Dynamic Changes in Respiratory Frequency/Tidal Volume May Predict Failures of Ventilatory Liberation in Patients on Prolonged Mechanical Ventilation and Normal Preliberation Respiratory Frequency/Tidal Volume Values
Rapid shallow breathing index (RSBI, respiratory frequency [f] divided by tidal volume [Vt]) has been used to prognosticate liberation from mechanical ventilation (LMV). We hypothesize that dynamic changes in RSBI predict failed LMV better than isolated RSBI measurements. We
conducted a retrospective study of patients who were mechanically ventilated (MV) for longer than 72 hours. Failed LMV was defined as need for reinstitution of MV within 48 hours post-LMV. Ventilatory frequency (f) and Vt (liters) were serially recorded. The instantaneous RSBI (i-RSBI) was
defined as f/Vt. Dynamic f/Vt ratio (d-RSBI) was defined as the ratio between two consecutive i-RSBI (f/Vt) measurements ([f2/Vt2]/[f1/Vt1]). RSBI Product (RSB-P) was defined as (i-RSBI × d-RSBI). Data from 32 patients were analyzed (Acute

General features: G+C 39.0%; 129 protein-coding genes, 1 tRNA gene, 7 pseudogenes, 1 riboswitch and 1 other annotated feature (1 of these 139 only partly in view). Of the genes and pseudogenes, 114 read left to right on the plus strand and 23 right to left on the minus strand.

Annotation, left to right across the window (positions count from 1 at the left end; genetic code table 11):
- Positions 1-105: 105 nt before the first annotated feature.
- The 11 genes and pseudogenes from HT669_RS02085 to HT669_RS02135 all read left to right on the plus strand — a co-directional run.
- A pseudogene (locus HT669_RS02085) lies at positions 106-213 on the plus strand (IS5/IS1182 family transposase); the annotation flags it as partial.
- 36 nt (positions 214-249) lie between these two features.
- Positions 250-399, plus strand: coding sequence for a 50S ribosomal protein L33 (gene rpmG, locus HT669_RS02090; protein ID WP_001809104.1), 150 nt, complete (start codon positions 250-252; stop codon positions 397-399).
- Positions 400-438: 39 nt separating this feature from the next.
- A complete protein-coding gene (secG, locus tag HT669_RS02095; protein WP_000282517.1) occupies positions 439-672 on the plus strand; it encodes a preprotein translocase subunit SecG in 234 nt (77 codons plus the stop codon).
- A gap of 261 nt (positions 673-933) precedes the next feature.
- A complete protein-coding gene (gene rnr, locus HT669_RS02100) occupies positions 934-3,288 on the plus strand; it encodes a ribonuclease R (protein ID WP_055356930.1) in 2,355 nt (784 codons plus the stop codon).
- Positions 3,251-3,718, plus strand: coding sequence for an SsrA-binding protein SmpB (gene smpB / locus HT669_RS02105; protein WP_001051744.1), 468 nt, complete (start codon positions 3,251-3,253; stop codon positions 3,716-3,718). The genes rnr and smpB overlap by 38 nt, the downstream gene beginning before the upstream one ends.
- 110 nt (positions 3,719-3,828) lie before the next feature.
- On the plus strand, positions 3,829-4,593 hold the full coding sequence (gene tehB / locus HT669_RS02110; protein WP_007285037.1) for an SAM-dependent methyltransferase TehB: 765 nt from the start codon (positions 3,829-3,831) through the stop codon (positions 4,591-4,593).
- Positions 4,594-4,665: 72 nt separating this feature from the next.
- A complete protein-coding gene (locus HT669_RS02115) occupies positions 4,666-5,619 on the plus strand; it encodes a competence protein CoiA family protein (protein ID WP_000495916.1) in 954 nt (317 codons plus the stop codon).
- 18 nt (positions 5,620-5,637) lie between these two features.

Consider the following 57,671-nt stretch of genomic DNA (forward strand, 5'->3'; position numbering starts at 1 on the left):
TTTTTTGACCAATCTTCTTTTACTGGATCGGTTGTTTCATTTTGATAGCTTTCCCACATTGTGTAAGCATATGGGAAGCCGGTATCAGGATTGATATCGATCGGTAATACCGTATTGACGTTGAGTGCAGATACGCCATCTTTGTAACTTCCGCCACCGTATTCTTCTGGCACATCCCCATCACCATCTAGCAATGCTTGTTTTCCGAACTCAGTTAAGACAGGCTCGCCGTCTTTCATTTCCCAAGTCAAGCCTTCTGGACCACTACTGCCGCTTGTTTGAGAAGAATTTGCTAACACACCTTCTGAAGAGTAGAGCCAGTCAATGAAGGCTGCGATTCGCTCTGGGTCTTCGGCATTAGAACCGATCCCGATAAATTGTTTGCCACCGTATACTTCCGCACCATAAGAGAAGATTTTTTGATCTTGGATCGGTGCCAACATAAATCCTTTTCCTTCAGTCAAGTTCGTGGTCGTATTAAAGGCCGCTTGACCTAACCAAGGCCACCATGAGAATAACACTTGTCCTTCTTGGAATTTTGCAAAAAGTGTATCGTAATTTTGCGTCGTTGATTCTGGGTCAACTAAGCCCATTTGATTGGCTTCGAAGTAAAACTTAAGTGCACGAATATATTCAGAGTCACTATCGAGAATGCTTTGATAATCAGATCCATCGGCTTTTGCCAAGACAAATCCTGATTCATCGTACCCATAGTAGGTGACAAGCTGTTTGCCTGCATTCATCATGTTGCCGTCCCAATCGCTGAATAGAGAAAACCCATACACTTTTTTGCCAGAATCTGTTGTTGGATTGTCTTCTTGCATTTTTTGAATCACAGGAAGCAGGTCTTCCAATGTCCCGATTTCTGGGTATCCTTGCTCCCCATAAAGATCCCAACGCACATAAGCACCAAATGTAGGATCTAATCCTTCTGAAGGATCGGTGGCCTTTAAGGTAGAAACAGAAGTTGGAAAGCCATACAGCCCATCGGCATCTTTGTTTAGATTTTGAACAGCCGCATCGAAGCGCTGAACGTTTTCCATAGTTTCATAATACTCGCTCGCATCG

Physiology and Chronic Health Evaluation II 13.4, male 69%, mean age 57 years). Mean length of stay was 19.5 days (11.5 ventilator; 14.1 intensive care unit days). For LMV failures, mean time to reinstitution of invasive MV was 20.8 hours. All patients had pre-LMV i-RSBI less than 100. Failed
LMVs had higher i-RSBI values (68.9, n = 18) than successful LMVs (44.2, n = 23, P < 0.01). Failures had higher d-RSBI (1.48) than successful LMVs (1.05, P < 0.04). The RSB-P was higher for failed LMVs (118) than for successful LMVs (48.8, P < 0.01) with
failures having larger proportion of pre-LMV d-RSBI values greater than 1.5 (39.0 vs 10.7%, P < 0.03). Pre-LMV RSB-P may offer early prediction of failed LMV in patients on MV for longer than 72 hours despite normal pre-LMV i-RSBI. Divergence between RSB-P for successful and
failed LMVs occurred earlier than i-RSBI divergence with a greater proportion of pre-LMV d-RSBI greater than 1.5 among failures.
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Document Type: Research Article
Department of Surgery, Division of Trauma & Surgical Critical Care, Vanderbilt, University Medical Center, Nashville, Tennessee, USA
Department of Surgery, Division of Critical Care, Trauma, and Burn, The Ohio State University Medical Center, Columbus, Ohio, USA
St. Luke's, Regional Level I Trauma Center, Bethlehem, Pennsylvania, USA
Publication date: January 1, 2012
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